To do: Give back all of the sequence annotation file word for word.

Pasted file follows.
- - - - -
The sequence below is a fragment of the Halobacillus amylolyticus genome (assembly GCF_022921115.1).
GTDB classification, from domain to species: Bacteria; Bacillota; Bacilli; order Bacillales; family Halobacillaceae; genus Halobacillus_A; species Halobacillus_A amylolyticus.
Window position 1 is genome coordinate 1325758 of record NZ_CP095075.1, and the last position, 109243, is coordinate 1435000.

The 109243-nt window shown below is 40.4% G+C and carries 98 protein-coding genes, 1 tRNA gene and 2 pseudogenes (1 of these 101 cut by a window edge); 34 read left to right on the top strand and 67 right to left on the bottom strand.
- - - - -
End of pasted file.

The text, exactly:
The sequence below is a fragment of the Halobacillus amylolyticus genome (assembly GCF_022921115.1).
GTDB classification, from domain to species: Bacteria; Bacillota; Bacilli; order Bacillales; family Halobacillaceae; genus Halobacillus_A; species Halobacillus_A amylolyticus.
Window position 1 is genome coordinate 1325758 of record NZ_CP095075.1, and the last position, 109243, is coordinate 1435000.

The 109243-nt window shown below is 40.4% G+C and carries 98 protein-coding genes, 1 tRNA gene and 2 pseudogenes (1 of these 101 cut by a window edge); 34 read left to right on the top strand and 67 right to left on the bottom strand.